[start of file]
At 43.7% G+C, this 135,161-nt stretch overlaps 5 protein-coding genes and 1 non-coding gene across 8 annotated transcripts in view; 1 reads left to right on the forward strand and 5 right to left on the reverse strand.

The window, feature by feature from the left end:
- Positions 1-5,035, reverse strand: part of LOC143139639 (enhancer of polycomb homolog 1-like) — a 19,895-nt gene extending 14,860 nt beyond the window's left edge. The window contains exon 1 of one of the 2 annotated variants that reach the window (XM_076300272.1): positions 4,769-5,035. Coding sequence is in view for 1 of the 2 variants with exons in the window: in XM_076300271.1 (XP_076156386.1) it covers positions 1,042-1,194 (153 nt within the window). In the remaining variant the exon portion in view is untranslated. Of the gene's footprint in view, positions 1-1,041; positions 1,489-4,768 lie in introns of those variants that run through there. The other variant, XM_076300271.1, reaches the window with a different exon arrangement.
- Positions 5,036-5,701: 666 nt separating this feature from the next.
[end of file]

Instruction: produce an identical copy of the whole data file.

At 43.7% G+C, this 135,161-nt stretch overlaps 5 protein-coding genes and 1 non-coding gene across 8 annotated transcripts in view; 1 reads left to right on the forward strand and 5 right to left on the reverse strand.

The window, feature by feature from the left end:
- Positions 1-5,035, reverse strand: part of LOC143139639 (enhancer of polycomb homolog 1-like) — a 19,895-nt gene extending 14,860 nt beyond the window's left edge. The window contains exon 1 of one of the 2 annotated variants that reach the window (XM_076300272.1): positions 4,769-5,035. Coding sequence is in view for 1 of the 2 variants with exons in the window: in XM_076300271.1 (XP_076156386.1) it covers positions 1,042-1,194 (153 nt within the window). In the remaining variant the exon portion in view is untranslated. Of the gene's footprint in view, positions 1-1,041; positions 1,489-4,768 lie in introns of those variants that run through there. The other variant, XM_076300271.1, reaches the window with a different exon arrangement.
- Positions 5,036-5,701: 666 nt separating this feature from the next.